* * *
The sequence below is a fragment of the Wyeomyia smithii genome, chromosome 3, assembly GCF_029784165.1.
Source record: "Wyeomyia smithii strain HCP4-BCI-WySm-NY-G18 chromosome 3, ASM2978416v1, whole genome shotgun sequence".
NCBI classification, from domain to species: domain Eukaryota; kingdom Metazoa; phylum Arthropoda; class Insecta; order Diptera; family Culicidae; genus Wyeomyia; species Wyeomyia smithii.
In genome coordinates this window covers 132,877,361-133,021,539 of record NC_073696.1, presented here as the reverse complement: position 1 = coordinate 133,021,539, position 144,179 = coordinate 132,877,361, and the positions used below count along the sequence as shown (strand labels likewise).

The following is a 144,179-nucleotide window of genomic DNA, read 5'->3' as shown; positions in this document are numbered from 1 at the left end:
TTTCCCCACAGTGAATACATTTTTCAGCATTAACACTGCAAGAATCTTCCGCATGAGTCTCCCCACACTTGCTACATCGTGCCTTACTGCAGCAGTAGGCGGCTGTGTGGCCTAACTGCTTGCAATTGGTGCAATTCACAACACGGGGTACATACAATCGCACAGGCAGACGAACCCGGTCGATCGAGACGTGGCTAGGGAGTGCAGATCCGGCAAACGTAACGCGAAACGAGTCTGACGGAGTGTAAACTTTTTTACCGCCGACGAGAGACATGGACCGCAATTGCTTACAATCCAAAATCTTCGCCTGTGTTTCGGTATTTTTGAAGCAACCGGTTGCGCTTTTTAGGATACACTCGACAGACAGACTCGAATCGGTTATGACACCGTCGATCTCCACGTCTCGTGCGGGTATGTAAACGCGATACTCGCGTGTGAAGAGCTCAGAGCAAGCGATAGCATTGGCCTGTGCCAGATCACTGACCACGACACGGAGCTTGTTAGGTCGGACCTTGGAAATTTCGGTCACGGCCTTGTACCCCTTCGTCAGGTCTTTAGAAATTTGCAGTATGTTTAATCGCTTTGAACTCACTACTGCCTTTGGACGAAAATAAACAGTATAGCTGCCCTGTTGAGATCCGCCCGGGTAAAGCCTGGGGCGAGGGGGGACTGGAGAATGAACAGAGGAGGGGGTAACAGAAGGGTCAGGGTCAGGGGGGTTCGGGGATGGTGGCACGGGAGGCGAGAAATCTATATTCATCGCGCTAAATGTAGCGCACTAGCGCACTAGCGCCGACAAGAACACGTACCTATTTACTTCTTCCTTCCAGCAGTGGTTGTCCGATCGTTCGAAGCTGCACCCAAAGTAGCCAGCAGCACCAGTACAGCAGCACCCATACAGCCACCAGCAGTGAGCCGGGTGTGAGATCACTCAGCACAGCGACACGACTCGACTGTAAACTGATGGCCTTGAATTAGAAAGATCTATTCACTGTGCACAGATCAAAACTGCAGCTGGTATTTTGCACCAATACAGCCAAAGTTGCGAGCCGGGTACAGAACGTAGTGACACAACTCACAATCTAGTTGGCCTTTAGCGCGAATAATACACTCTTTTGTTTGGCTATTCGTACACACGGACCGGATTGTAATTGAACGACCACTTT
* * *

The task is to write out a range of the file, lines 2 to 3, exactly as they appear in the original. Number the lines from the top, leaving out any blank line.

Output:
Source record: "Wyeomyia smithii strain HCP4-BCI-WySm-NY-G18 chromosome 3, ASM2978416v1, whole genome shotgun sequence".
NCBI classification, from domain to species: domain Eukaryota; kingdom Metazoa; phylum Arthropoda; class Insecta; order Diptera; family Culicidae; genus Wyeomyia; species Wyeomyia smithii.